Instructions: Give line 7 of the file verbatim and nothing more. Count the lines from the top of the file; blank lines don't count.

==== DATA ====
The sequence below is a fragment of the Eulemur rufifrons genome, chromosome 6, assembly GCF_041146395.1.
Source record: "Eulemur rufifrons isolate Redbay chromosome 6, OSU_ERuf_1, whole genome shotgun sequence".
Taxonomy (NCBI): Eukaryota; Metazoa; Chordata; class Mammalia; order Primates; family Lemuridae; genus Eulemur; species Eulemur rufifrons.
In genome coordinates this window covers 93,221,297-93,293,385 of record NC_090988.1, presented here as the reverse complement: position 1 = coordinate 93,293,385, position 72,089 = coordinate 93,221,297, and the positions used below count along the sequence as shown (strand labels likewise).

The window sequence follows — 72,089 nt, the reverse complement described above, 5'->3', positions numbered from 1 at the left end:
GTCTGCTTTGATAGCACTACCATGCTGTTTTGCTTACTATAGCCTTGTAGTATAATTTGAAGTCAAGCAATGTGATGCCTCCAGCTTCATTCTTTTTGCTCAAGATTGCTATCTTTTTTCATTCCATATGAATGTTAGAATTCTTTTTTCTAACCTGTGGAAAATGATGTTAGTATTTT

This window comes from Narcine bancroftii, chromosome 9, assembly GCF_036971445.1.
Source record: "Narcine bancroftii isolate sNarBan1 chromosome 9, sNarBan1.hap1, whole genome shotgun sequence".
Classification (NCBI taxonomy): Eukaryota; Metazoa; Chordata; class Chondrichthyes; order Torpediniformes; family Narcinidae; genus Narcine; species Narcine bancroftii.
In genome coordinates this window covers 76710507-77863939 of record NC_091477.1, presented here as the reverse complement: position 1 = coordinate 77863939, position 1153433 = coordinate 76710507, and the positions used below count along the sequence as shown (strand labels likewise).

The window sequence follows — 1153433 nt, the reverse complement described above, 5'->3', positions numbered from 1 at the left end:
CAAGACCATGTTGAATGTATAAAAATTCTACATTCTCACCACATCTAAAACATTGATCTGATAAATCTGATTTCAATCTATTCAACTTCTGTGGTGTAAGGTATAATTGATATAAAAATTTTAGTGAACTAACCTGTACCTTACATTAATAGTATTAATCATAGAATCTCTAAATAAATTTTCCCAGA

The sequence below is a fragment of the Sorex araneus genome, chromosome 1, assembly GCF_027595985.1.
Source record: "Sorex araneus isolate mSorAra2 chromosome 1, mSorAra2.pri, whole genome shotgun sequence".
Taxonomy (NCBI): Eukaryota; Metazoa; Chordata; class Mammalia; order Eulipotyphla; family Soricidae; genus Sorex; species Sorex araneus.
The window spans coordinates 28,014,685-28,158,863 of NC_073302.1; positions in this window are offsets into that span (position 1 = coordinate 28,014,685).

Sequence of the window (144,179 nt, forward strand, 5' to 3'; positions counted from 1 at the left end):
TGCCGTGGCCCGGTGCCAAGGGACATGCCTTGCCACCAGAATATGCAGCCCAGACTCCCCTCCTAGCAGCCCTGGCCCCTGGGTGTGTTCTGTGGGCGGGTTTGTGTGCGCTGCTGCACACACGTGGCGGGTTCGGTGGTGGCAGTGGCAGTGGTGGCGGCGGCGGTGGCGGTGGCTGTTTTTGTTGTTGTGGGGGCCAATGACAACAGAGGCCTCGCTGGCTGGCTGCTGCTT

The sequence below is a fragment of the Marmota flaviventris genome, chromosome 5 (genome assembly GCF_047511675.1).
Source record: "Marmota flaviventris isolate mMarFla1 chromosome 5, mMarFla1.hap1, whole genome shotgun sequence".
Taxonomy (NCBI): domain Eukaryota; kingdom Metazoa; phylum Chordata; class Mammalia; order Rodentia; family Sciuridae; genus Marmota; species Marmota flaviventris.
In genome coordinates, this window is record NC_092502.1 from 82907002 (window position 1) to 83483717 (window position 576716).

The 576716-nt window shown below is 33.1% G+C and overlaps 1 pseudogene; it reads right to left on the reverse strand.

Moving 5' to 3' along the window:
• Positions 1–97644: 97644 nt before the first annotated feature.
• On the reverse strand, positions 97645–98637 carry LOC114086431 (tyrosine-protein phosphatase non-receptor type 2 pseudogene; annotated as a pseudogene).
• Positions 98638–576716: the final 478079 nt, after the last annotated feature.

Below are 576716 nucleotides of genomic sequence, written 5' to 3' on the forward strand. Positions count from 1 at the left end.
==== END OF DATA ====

This window comes from Narcine bancroftii, chromosome 9, assembly GCF_036971445.1.